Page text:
Although the preferences of the individual guests are unknown, some knowledge about generic preferences helps to achieve the goal of winning the challenge. In case of children it helps if the dish is playful and flavours are not too strong. Another example comes from a local market in Limburg, The Netherlands. The team that prepared a local dish of bloody sausage with apple won!

Also for testers it helps to learn about the context as much as possible and to know how the end-users use the product. Is the product only used by young people familiar with technology or is your 80 year old grandma also a potential user? Perhaps the product is only used by trained users, like maintenance engineers or employees of a traffic control centre? If your grandma is a potential user, testers might focus more on usability. Trained technical people would rather have working shortcut keys or be able to configure the system to their personal needs.

Back to the team challenge part. In a team people work together towards a common goal. This is also the case in the projects we testers work in. Now picture the most successful project you’ve ever worked in. What made it successful? Likely everyone had a common goal to make a good or excellent product. Probably there was a good team atmosphere: members of the team were willing to help each other and to make sacrifices. Sacrifices like temporarily doing a task that is less challenging, or helping with a task that is outside your comfort zone. Most likely members of the team had different skills and knowledge that made great things possible. This includes a good manager that is willing and able to make clear choices keeping all stakeholders in mind. It also includes leadership of all team members taking at least responsibility for their own work[7].

In Masterchef having different skills helps. If one member is excellent in desserts and another is a grill master, the team has a better chance of winning.  I say chance, because in Masterchef it perfectly shows that both leadership and teamwork are essential skills. I remember an episode of Masterchef where two people disagreed over the approach and fought over whose approach to follow instead of working together. This made the team with the best set of technical skills lose.

We as testers sometimes have the tendency to forget that. Some think that it is our job to disagree with everything. And don’t get me wrong, critical thinking and challenging people are very important testing skills that enable us to contribute to product quality. However sometimes we should also be able to shut up, sacrifice ourselves and serve the common goal. I was once kicked out of a project because I was more critical about quality than the project lead. In a way he sensed I thought he was incapable. In hindsight I could have been mote political. As testers we can’t choose (the skills of) our team members or manager. We can however develop our own skills in teamwork and leadership and help to create a positive atmosphere. In a later project I also had a different view on quality. The project lead and I discussed this fiercely, but politely and we were able to make a compromise that was satisfying to all stakeholders involved. In fact it improved our relationship and ability to work more effectively afterwards.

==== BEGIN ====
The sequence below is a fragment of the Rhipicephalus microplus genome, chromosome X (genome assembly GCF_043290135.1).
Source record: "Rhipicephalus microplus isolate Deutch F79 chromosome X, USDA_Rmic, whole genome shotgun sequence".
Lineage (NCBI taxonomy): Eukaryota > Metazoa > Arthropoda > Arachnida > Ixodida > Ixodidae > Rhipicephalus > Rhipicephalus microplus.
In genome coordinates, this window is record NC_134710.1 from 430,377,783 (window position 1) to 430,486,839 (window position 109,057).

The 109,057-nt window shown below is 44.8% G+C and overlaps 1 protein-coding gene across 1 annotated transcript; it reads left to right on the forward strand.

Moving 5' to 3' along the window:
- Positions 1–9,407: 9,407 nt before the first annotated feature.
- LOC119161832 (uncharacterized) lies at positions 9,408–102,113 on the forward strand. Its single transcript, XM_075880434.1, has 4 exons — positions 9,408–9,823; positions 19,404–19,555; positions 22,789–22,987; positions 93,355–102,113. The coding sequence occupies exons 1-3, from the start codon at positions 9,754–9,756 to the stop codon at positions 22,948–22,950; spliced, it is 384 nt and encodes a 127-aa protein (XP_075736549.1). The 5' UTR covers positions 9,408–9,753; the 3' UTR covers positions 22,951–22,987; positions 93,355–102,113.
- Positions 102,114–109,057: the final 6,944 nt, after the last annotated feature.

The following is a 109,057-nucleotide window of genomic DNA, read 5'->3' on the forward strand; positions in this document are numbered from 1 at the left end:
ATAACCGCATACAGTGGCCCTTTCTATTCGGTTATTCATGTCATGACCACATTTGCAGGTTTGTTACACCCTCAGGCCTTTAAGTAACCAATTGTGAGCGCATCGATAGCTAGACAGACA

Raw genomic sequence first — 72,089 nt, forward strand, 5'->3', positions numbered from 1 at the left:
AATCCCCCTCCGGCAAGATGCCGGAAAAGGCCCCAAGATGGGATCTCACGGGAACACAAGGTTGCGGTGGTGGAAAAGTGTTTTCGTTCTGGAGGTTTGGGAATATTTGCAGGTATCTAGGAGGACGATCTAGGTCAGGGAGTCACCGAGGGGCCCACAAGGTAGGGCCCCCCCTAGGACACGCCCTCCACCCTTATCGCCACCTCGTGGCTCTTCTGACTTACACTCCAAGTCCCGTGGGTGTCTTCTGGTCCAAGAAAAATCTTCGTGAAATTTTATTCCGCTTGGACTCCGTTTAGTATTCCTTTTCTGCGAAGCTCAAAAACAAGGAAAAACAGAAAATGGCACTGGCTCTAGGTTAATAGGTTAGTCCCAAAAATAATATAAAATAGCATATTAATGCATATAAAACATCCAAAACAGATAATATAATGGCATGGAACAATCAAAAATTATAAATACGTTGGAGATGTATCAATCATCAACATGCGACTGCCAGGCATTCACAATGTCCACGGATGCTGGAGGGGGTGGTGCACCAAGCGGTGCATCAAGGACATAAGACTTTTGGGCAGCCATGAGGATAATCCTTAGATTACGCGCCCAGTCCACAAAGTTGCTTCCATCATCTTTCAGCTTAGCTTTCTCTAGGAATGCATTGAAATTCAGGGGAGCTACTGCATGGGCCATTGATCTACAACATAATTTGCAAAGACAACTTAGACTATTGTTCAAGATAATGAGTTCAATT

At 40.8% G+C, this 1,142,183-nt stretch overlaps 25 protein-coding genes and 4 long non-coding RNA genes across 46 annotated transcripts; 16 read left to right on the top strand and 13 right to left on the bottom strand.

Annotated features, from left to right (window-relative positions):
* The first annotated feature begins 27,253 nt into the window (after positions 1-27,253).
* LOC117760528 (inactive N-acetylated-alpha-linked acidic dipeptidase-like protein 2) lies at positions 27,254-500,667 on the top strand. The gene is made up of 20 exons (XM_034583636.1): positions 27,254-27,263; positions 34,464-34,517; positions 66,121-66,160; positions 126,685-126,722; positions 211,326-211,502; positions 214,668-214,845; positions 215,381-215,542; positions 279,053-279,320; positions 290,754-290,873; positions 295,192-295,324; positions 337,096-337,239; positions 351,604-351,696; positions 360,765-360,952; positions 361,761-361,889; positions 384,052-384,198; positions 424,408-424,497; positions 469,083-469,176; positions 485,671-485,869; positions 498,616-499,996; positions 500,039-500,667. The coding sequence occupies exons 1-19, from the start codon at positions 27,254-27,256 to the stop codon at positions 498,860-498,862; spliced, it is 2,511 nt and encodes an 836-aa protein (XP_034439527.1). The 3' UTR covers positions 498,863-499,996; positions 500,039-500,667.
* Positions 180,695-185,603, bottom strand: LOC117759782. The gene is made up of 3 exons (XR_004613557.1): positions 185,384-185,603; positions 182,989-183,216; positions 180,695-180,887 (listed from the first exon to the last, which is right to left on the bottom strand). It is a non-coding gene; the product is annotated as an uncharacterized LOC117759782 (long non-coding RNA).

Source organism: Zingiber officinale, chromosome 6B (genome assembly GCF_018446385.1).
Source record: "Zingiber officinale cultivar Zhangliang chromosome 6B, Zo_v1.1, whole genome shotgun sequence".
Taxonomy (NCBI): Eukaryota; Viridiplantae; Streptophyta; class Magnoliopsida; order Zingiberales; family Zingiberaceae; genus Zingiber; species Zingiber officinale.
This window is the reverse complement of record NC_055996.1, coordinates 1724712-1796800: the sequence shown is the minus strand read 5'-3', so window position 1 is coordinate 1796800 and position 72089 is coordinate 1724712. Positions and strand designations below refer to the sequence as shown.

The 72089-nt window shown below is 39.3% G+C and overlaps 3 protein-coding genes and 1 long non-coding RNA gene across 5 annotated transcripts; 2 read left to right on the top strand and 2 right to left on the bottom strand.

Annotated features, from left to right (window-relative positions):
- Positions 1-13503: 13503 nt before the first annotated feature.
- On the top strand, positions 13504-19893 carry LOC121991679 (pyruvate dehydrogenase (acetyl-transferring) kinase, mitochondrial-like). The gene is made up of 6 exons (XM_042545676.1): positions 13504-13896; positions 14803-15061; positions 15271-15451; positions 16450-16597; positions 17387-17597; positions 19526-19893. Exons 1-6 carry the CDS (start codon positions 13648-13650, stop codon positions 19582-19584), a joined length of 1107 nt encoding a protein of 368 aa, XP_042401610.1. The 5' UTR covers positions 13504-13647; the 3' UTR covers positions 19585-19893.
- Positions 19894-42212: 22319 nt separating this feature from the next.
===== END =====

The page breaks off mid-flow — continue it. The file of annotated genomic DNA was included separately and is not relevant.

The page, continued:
Becoming A Testing Expert

In this post I have made an analogy between testers and Masterchefs[8]. The candidates of Masterchef are already more skilled then an average home cook. During the program it shows that through practice and learning they are really able to exceed their own expectations. In the end some candidates are able to make dishes on the level of a Masterchef. Of course it is helps to have certain talents but mainly the right attitude is essential. This is also true for testers. If you already are a good tester, and want to become an expert in Software Testing  you can do so by improving your knowledge and skills by deliberate practice. By continuous learning you can become a Master tester that adds even more value.

 About the Author

Jeanne Hofmans Expert in Software TestingJeanne Hofmans has studied Software Technology at Utrecht University and now is a consultant at Improve Quality Services. Lately Jeanne has been a test manager for the Sluiskiltunnel and an auditor for several other safety critical systems as satellites and tunnels. She is a TMMi Lead auditor and co-author of the book Quality Level Management – Managing Quality in outsourcing.

 


[3] The definition used in the oxforddictionary I did not use on purpose as it does not reflect the difference between leadership and management very well. This article does: http://www.cliffsnotes.com/more-subjects/principles-of-management/leadership-and-management/leadership-defined

[4] For more about heuristics see: http://www.huibschoots.nl/wordpress/?p=1666.

[5] For more about oracles see: Blog: FEW HICCUPPS by Michael Bolton

http://www.developsense.com/blog/2012/07/few-hiccupps/

[6] For more info about Exploratory testing see: Exploratory Testing Explained by James Bach, http://www.satisfice.com/articles/et-article.pdf

[7] For another article about the difference between management and leadership see: http://blogs.hbr.org/2013/01/management-is-still-not-leadership/